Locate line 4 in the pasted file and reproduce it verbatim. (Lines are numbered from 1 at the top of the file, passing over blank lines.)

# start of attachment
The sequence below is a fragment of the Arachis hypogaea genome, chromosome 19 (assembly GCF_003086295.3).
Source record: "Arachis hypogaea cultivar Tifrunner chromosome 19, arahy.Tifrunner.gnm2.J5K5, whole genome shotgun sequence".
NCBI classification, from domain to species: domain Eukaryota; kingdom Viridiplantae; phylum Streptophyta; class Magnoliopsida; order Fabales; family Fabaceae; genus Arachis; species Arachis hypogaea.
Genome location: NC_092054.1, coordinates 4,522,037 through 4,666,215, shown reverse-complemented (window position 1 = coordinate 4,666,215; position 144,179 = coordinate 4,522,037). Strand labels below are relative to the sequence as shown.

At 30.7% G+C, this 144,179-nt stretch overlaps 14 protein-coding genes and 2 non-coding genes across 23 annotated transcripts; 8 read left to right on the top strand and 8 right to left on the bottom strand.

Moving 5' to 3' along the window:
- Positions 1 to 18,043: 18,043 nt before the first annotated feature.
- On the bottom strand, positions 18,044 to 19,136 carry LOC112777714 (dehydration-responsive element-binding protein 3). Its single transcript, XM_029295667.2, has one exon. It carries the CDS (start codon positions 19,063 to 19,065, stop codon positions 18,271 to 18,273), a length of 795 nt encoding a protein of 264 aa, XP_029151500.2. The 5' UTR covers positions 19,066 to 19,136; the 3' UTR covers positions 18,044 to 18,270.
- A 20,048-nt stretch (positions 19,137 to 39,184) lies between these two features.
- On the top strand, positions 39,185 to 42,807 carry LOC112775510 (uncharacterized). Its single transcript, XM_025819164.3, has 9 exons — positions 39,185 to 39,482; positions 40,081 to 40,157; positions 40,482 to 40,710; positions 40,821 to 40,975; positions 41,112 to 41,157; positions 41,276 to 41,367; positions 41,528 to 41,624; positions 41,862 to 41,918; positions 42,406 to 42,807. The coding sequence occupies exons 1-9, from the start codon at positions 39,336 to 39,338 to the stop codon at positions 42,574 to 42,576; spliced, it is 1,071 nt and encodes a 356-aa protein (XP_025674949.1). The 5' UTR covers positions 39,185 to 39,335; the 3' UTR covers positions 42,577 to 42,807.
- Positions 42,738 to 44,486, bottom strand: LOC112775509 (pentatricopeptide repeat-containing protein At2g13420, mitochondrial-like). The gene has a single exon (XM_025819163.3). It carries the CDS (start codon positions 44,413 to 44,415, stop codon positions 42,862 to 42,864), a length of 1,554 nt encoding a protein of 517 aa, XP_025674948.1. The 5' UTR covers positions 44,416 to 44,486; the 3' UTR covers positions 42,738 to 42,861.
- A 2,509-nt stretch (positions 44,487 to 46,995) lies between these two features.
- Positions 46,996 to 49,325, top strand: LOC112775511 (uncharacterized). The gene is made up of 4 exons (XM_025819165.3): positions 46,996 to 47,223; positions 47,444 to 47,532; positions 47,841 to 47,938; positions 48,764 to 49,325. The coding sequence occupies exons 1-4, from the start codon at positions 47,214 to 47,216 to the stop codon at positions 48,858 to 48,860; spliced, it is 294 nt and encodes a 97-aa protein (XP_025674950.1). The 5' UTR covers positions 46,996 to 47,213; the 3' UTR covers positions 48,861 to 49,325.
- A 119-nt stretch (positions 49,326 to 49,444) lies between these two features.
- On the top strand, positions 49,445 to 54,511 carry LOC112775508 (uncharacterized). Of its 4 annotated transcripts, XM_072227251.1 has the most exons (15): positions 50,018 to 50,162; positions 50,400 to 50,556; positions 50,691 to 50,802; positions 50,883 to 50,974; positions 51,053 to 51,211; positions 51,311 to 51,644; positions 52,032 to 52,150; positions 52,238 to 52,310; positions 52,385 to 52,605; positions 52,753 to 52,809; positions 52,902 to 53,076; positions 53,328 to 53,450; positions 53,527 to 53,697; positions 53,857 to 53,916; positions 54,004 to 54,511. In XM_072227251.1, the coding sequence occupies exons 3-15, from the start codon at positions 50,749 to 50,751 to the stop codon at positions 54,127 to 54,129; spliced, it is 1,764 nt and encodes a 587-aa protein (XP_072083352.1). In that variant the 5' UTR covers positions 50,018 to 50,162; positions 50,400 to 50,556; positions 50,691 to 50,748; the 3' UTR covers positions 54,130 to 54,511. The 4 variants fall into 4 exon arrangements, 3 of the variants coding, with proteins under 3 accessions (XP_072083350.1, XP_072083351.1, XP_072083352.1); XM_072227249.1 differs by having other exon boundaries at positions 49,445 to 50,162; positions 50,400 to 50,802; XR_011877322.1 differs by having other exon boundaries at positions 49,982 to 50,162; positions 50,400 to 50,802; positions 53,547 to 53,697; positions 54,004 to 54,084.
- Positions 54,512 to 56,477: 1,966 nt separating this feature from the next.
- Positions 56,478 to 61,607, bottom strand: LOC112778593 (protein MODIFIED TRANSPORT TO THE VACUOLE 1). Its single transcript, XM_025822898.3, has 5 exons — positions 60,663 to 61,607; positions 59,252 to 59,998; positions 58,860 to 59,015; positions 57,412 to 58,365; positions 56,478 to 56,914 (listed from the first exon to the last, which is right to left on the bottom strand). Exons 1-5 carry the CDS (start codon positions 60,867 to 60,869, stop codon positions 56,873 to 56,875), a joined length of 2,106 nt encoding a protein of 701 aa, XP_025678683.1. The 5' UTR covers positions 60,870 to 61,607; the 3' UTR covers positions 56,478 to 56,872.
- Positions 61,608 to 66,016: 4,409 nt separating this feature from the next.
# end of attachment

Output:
Genome location: NC_092054.1, coordinates 4,522,037 through 4,666,215, shown reverse-complemented (window position 1 = coordinate 4,666,215; position 144,179 = coordinate 4,522,037). Strand labels below are relative to the sequence as shown.